Recognizing the Unique Needs of Young Men with Substance Abuse and Mental Health Needs
I saw a serious need for education, prevention, mentorship and guidance for young men struggling with addiction and mental health. I saw young men living with parents at age 25 after dropping out of college.
I saw these same young men turn to substances as the method to cope with anxiety and depression.
I saw young men losing hope in their selves because they could not live up to their parent’s expectations. But most of all, I saw myself. I saw lost boys living in a young man’s body.
A sizable portion of young men and women face mental health and addiction problems. The percentage of addicted young adults seeking treatment has risen steadily.
Many have been in treatment before and relapsed. Too many leave treatment against medical advice, usually driven by an addiction to opiates or a sense of overconfidence.
Families despair that their children will be lost before they can really begin to live.
The Boomerang Generation
Often dubbed the “boomerang generation” or part of a “failure to launch” epidemic, these young men often are part of the 29 percent of young adults who have moved back in with their parents and the 22 percent of young adults who report current illicit drug use.
In particular, young males are at greater risk for mental health disorders and addiction. At a critical period of their lives, they face extreme pressure from society, peers, families and themselves to “have a plan.”
These young men often struggle to establish their own identity and can occur as a result of “feeling caught” developmentally between adolescence and young adulthood.
Many do not have the tools needed to cope or deal with the pressures they face. As a result, many young men find themselves battling mental health disorders and addiction.
This group represents unique challenges for their families as well as mental health and addiction professionals. Successful treatment requires a different approach that addresses not only the addiction but also the underlying mental health issues. Additionally, treatment needs to be individualized and custom to the person receiving care. Too often, the incoming patient becomes a “number” as opposed a “person”. Lastly, the person needs to have a voice in their treatment. The young adult already feels a sense of worthlessness and lack of autonomy will increase the chances of a relapse.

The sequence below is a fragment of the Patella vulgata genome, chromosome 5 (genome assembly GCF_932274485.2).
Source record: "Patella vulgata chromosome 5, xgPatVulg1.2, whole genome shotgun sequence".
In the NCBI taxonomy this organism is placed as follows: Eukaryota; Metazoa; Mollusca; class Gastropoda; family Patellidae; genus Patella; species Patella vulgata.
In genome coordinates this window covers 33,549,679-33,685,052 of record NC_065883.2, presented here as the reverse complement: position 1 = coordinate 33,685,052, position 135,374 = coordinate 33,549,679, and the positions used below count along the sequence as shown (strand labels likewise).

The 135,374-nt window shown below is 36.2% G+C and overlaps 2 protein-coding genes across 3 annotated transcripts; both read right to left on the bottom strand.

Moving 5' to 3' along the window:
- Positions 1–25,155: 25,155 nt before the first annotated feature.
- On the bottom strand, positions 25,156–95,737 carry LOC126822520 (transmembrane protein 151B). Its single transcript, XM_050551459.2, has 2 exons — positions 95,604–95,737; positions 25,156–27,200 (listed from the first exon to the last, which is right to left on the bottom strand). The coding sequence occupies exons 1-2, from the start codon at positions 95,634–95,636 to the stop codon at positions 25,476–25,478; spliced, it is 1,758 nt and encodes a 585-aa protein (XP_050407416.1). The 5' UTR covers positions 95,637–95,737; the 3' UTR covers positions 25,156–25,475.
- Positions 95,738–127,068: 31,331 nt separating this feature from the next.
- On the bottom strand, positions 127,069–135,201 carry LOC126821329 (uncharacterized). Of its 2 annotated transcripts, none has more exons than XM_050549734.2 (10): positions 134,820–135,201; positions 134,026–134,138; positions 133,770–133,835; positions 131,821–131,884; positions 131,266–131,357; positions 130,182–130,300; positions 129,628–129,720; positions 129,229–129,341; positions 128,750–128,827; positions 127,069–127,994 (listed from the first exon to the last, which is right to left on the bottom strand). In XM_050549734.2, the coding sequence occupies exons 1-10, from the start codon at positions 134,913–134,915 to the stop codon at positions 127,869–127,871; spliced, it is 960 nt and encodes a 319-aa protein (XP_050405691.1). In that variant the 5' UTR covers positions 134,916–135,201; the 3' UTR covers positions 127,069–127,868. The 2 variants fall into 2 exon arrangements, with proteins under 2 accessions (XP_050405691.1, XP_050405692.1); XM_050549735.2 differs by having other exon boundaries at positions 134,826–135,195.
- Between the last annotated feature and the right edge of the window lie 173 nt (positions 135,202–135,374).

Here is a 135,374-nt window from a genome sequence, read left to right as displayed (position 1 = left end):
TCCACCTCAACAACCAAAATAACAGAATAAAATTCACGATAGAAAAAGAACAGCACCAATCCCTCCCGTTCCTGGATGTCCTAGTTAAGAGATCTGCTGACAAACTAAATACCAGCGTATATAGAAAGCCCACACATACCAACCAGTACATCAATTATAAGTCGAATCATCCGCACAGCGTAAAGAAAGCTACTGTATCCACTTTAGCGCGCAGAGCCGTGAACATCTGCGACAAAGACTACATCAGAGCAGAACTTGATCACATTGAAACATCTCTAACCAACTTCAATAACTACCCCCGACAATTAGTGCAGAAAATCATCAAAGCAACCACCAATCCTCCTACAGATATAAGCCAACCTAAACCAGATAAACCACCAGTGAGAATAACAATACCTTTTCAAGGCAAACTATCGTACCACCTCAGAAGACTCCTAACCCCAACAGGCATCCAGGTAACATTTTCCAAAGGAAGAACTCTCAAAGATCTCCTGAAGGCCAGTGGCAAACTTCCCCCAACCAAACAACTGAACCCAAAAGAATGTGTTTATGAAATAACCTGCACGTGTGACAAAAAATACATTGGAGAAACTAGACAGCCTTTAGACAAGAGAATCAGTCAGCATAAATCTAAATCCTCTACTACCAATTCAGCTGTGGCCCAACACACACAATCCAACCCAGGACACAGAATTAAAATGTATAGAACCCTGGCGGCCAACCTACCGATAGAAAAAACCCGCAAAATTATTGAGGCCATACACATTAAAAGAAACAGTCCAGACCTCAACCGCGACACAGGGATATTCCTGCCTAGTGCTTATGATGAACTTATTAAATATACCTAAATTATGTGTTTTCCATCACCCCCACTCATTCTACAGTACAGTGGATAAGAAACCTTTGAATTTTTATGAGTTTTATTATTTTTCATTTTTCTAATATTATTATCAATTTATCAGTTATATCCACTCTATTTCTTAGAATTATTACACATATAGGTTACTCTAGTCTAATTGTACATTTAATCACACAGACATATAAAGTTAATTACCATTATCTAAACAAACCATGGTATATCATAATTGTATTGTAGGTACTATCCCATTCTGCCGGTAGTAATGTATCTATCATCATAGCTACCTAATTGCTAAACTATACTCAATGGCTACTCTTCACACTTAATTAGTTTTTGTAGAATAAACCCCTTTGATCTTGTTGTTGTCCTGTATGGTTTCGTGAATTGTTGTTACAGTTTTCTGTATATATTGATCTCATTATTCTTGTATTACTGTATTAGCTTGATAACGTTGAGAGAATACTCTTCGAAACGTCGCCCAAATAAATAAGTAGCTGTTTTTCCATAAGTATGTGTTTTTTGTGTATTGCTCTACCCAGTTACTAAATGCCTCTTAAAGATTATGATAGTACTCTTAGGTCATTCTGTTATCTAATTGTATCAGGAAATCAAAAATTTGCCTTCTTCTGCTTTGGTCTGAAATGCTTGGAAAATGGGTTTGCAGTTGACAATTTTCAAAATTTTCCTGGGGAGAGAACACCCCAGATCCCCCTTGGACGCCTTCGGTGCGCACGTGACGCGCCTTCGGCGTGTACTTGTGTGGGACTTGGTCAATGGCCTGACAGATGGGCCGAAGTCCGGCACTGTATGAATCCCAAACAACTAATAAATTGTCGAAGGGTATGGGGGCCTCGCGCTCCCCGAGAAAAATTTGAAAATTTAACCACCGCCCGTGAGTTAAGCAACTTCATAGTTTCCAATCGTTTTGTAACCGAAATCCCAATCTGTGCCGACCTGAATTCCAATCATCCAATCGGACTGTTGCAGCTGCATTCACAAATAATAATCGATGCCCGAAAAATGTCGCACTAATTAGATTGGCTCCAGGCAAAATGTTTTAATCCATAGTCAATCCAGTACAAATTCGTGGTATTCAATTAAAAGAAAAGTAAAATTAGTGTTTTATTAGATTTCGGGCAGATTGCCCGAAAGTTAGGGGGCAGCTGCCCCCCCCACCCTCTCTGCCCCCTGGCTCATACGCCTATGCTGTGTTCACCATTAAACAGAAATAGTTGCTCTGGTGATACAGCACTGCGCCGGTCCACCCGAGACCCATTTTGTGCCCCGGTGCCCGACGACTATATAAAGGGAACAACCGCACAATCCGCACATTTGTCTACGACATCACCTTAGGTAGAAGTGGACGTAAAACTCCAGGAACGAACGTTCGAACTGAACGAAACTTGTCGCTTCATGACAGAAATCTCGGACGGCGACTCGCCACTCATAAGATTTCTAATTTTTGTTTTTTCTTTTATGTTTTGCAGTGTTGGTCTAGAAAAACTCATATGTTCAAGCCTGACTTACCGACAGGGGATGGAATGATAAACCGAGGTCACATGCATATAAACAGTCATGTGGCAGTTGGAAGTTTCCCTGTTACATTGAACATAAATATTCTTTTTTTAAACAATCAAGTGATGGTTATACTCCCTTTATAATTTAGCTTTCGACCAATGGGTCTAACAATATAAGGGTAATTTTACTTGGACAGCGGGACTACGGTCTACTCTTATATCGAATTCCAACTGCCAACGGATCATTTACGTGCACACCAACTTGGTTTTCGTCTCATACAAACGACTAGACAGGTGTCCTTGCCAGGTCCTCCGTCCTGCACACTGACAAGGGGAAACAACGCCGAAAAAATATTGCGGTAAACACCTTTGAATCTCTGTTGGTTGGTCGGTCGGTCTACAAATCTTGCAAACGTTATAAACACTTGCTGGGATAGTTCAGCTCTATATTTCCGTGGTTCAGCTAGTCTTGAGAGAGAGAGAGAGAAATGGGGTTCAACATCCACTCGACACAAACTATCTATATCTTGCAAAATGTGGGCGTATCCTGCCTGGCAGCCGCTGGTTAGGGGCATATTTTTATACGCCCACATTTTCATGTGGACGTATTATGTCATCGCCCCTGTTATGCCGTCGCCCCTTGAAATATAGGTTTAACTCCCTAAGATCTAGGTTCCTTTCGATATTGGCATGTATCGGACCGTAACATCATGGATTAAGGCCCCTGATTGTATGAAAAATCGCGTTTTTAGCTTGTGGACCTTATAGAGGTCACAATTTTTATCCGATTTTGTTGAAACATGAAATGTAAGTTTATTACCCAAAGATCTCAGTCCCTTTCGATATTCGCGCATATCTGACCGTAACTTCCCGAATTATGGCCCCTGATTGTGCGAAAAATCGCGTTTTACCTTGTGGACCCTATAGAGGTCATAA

The Decision to Focus my Practice
For these reasons, in August of 2014, I started my company, Drew Horowitz & Associates, LLC, an organization designed to assist young men who struggle to overcome addiction and mental health. Our philosophy and approach is built on a person-centered, individualized and strength-based model, which builds on people positive attributes as opposed to weakness. We strongly believe that people recover and seek the help they need once a relationship is formed and trust is established between a practitioner and client. Change is only made once the client realizes that their goals do not align with the way they are living their life. People who are sick respond better with empathy and support versus confrontation and punishment. We help individuals and family navigate the rocky road of recovery.
My professional practice follows a specific guideline that I believe is instrumental to helping this struggling population. My personal story of recovery gives me the strength to fight for each patient and never lose hope in his ability to recover.
Upcoming Guest Blog Posts
In my next two posts I will discuss intervention and treatment and how these stages relate to the young adult male. Can intervention be done in a less aggressive and person-centered approach? Or do we need to use leverage as an alternative to getting young men into treatment? And, how do we alter treatment with this vulnerable population? What type of treatment provides best outcomes? All questions I will explain over the next several weeks.
Drew Horowitz, MA, LADC, RAS, has a vast range of experiences working with addiction and mental health. He gained a wealth of knowledge through his own recovery coupled with extensive training: a master’s level education from the Hazelden Graduate School of Addiction and an undergraduate degree in psychology and human development from Hofstra University. Following a career with several substance abuse and mental health organizations, he formed Drew Horowitz & Associates, LLC, an organization designed to assist young men who struggle to overcome addiction and mental health.